Information was obtained from all subjects with respect to the traditional risk factors for cardiovascular disease, including blood pressure, body mass index, lipid levels, smoking status, diabetes, and family history of cardiovascular disease (considered positive if first degree relatives suffered from cardiovascular disease before 60 years of age). The use of HMG-CoA inhibitors and antihypertensive agents was recorded.
We also assessed disease related factors that might influence the development of atherosclerosis. As a measure of overall disease burden, cumulative BVAS was calculated by summing the BVAS scores of each exacerbation. In addition, we recorded cumulative prednisolone doses, proteinuria, and creatinine clearance.
Plasma lipid concentrations (cholesterol, high density lipoprotein, low density lipoprotein, and triglycerides) were measured by routine techniques.
Additional serum and plasma samples for determination of levels of markers of endothelial activation, inflammation, and vascular remodelling were stored at −20°C until analysis. Serum levels of VCAM-1 (R&D Systems, Abingdon, UK), thrombomodulin (Diaclone, Besançon, France), and MMP-3 (Amersham Biosciences, Uppsala, Sweden) were measured according to the manufacturer’s instructions. Von Willebrand factor (vWF), hsCRP, MMP-9, and TIMP-1 were determined using in-house enzyme linked immunosorbent assays (ELISAs).
For the determination of serum levels of vWF, microplates of high protein binding capacity (Nunc, Copenhagen, Denmark) were coated with 1 μg/ml rabbit antihuman vWF (DakoCytometion, Glostrup, Denmark) diluted in phosphate buffered saline (pH 7.2) for 12 hours at 4°C. After washing, the plates were incubated with sera (in two dilutions, 1:100 and 1:200) and a serial twofold dilution of the reference pool made of 60 healthy volunteers for two hours at room temperature. After washing, the plates were incubated with peroxidase conjugated rabbit antihuman vWF (1:3000, DakoCytometion) at room temperature. After one hour the plates were washed and the chromogen O-phenylenediamine (OPD, DakoCytometion) in substrate solution and hydrogen peroxide was added to each well. The colour reaction was stopped by adding 1 M H2SO4, and the absorption was read at 492 nm in an Emax microplate reader. The concentrations of the samples were calculated against the standard curve by SOFTmax Pro software (Molecular Devices, Sunnyvale, California, USA).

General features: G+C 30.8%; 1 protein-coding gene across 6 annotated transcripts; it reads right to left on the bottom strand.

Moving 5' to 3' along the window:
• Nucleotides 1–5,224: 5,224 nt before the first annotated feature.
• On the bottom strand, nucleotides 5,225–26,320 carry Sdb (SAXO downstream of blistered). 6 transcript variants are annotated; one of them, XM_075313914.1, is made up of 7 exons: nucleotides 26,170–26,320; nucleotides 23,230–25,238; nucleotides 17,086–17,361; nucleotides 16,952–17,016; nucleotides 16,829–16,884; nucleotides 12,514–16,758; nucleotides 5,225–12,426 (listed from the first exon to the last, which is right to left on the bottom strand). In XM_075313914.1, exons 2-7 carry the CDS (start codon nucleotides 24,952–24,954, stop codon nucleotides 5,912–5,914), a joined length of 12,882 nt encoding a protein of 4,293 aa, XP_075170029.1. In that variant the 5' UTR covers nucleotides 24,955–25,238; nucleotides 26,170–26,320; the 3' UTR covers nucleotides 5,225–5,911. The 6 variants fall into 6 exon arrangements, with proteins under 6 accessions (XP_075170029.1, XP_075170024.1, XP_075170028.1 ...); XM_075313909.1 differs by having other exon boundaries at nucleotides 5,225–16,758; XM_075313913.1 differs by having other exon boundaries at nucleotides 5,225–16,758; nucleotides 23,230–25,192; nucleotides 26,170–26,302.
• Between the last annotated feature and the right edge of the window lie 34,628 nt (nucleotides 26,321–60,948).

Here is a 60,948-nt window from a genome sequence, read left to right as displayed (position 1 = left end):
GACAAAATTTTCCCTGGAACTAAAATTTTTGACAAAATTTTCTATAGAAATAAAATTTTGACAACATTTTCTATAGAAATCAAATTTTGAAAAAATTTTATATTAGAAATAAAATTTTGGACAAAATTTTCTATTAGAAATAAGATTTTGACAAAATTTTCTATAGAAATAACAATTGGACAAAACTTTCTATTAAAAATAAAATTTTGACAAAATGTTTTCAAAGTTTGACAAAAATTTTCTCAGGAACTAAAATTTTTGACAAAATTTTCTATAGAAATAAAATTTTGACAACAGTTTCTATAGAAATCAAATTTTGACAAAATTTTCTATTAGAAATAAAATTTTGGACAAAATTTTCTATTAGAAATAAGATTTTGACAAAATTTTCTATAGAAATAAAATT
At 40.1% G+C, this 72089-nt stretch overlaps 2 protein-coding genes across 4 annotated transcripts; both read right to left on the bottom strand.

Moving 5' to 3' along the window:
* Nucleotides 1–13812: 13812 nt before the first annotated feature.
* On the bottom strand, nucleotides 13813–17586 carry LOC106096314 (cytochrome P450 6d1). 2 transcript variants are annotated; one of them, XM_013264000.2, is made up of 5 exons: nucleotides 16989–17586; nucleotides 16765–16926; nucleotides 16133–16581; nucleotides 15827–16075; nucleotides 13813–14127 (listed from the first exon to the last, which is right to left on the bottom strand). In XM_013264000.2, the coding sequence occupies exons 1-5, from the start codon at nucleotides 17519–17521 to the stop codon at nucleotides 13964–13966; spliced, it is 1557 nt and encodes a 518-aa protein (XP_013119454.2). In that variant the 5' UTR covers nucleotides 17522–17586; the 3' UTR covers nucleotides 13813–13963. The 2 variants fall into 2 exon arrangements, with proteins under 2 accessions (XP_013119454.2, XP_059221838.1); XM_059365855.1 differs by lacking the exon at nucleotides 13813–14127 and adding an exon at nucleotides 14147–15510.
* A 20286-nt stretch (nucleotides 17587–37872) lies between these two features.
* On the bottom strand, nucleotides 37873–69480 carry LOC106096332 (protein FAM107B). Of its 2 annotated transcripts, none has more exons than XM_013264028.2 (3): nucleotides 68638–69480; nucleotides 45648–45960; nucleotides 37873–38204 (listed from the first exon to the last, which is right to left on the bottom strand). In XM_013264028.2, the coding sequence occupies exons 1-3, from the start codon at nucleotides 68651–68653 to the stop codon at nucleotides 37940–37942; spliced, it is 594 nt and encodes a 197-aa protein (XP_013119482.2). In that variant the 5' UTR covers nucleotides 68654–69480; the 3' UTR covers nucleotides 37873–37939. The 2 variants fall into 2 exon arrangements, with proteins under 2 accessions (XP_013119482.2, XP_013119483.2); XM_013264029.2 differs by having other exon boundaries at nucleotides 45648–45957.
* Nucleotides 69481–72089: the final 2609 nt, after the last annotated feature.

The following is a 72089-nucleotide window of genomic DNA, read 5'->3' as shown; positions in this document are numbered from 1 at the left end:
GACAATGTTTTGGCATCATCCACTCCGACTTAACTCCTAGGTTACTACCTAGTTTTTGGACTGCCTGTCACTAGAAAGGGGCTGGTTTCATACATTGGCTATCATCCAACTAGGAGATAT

Plasma C reactive protein was determined as described before.27 Briefly, microtitre plates (Greiner, Alphen a/d Rijn, Netherlands) were coated overnight with rabbit antihuman C reactive protein (DakoCytometion). Serial fourfold dilutions of plasma samples (starting at 1:20) and standards were added to the plates after washing. After one hour of incubation the plates were washed and a peroxidase labelled rabbit antihuman C reactive protein antibody (DakoCytometion) was added to the plate. The colour reaction was achieved as described below.
To detect MMP-9 and TIMP-1, plates were precoated with F(ab)2 goat antimouse immunoglobulin (Jackson Immunoresearch Labs, West Grove, Pennsylvania, USA), 1 μg/ml diluted in 0.1 M carbonate buffer (pH = 9.6), for 48 hours at 4°C. After washing, plates were coated with 0.1 μg/ml mouse antihuman MMP-9 or 0.5 μg/ml mouse antihuman TIMP-1 (both R&D Systems). Standards (recombinant MMP-9 or TIMP-1; R&D Systems) in eight serial dilutions and serum samples in four serial dilutions in high performance ELISA (HPE) buffer (Sanquin, Amsterdam, Netherlands) were incubated for one hour at room temperature. After washing, bound MMP-9 or TIMP-1 was detected by one hour’s incubation with 50 ng/ml biotinylated rabbit antihuman MMP-9 or 12.5 ng/ml biotinylated rabbit antihuman TIMP-1 (both R&D Systems), respectively. After washing, samples were incubated with 0.125 μg/ml streptavidin poly-HRP (Sanquin) for 30 minutes and the colour reaction was achieved with tetramethylbenzidine (TMB) (Roth, Karlsruhe, Germany). The reaction was stopped by adding 1 M H2SO4, the plates were scanned at 450–575 nm, and the concentrations were calculated against the standard curves.
Measurements of intima–media thickness
Details of the method used in this study have been described by de Groot et al.28 In brief, IMT was determined in the far wall of the left common carotid artery approximately 1 cm proximal to the bulbus at three different positions. Acuson 128XP ultrasound with 7 MHz linear array transducers was carried out in all 29 patients and in 21 controls (Acuson Corporation, Mountain View, California, USA). A B mode image was obtained of the common carotid artery, after which a probe was positioned perpendicular to the far wall, showing an intima–media complex over approximately 1 cm. Mean IMT (m-IMT; the mean of the three measurements) and the maximum IMT (M-IMT; the highest IMT value found among the segment studied) were calculated. Maximum IMT was used to determine correlations with other variables.
In addition, IMT of the common carotid artery was measured using the wall track system (WTS). This technique measures IMT at a discrete arterial position. The far wall of the left common carotid artery was assessed three times 1 cm proximal to the carotid bifurcation. Recorded data were processed using WTS 2.0 software (Pie Medical, Maastricht, Netherlands) and the mean value was used for further analyses, expressed as IMT-WTS. Adequate data of all 29 patients and 19 controls were available for analyses.
IMT was considered to be increased when it exceeded 0.8 mm at the age of 50 and 0.9 mm when age was over 50.29